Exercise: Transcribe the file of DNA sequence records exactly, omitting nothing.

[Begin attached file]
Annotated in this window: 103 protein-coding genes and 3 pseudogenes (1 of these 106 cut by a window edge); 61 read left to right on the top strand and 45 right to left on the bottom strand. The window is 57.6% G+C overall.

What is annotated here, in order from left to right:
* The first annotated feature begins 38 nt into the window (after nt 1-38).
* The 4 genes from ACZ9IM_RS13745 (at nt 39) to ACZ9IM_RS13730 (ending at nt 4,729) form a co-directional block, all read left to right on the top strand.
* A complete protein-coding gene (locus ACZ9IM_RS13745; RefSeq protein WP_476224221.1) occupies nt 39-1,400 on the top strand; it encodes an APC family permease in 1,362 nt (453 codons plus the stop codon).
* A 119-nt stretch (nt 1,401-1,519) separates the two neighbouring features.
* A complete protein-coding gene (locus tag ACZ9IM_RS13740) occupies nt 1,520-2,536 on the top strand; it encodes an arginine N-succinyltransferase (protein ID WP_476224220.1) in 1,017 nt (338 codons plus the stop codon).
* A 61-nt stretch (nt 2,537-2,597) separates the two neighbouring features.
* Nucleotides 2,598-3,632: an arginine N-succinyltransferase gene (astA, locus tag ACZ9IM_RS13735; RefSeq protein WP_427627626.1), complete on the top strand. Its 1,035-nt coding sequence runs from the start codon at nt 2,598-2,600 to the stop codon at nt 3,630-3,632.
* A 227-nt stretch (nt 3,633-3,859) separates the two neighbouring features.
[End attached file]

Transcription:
Annotated in this window: 103 protein-coding genes and 3 pseudogenes (1 of these 106 cut by a window edge); 61 read left to right on the top strand and 45 right to left on the bottom strand. The window is 57.6% G+C overall.

What is annotated here, in order from left to right:
* The first annotated feature begins 38 nt into the window (after nt 1-38).
* The 4 genes from ACZ9IM_RS13745 (at nt 39) to ACZ9IM_RS13730 (ending at nt 4,729) form a co-directional block, all read left to right on the top strand.
* A complete protein-coding gene (locus ACZ9IM_RS13745; RefSeq protein WP_476224221.1) occupies nt 39-1,400 on the top strand; it encodes an APC family permease in 1,362 nt (453 codons plus the stop codon).
* A 119-nt stretch (nt 1,401-1,519) separates the two neighbouring features.
* A complete protein-coding gene (locus tag ACZ9IM_RS13740) occupies nt 1,520-2,536 on the top strand; it encodes an arginine N-succinyltransferase (protein ID WP_476224220.1) in 1,017 nt (338 codons plus the stop codon).
* A 61-nt stretch (nt 2,537-2,597) separates the two neighbouring features.
* Nucleotides 2,598-3,632: an arginine N-succinyltransferase gene (astA, locus tag ACZ9IM_RS13735; RefSeq protein WP_427627626.1), complete on the top strand. Its 1,035-nt coding sequence runs from the start codon at nt 2,598-2,600 to the stop codon at nt 3,630-3,632.
* A 227-nt stretch (nt 3,633-3,859) separates the two neighbouring features.